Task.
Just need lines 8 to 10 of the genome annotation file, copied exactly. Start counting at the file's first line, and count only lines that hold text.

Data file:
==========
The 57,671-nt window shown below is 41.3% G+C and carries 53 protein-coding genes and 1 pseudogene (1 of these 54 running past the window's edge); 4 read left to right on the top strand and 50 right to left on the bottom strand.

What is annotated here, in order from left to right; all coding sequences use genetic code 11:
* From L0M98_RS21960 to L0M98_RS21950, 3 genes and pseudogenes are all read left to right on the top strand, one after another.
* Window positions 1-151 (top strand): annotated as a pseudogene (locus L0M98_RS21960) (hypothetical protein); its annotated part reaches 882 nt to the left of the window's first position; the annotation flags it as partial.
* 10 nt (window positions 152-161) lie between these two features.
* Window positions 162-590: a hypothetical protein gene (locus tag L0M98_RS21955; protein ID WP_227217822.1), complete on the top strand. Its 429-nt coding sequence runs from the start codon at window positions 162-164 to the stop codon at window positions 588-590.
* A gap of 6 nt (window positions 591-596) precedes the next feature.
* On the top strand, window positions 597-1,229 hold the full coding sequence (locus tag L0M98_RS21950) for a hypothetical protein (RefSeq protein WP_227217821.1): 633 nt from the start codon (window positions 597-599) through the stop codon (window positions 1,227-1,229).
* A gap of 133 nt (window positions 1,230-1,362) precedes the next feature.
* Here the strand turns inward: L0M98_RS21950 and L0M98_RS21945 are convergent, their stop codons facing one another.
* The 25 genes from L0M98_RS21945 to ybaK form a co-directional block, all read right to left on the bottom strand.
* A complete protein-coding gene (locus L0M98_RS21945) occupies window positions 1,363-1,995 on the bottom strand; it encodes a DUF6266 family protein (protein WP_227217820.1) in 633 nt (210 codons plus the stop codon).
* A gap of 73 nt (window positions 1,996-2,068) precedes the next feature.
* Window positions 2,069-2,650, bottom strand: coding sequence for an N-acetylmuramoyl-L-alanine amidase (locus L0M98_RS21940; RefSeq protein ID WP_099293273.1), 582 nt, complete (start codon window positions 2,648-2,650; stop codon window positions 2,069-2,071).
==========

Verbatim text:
* On the top strand, window positions 597-1,229 hold the full coding sequence (locus tag L0M98_RS21950) for a hypothetical protein (RefSeq protein WP_227217821.1): 633 nt from the start codon (window positions 597-599) through the stop codon (window positions 1,227-1,229).
* A gap of 133 nt (window positions 1,230-1,362) precedes the next feature.
* Here the strand turns inward: L0M98_RS21950 and L0M98_RS21945 are convergent, their stop codons facing one another.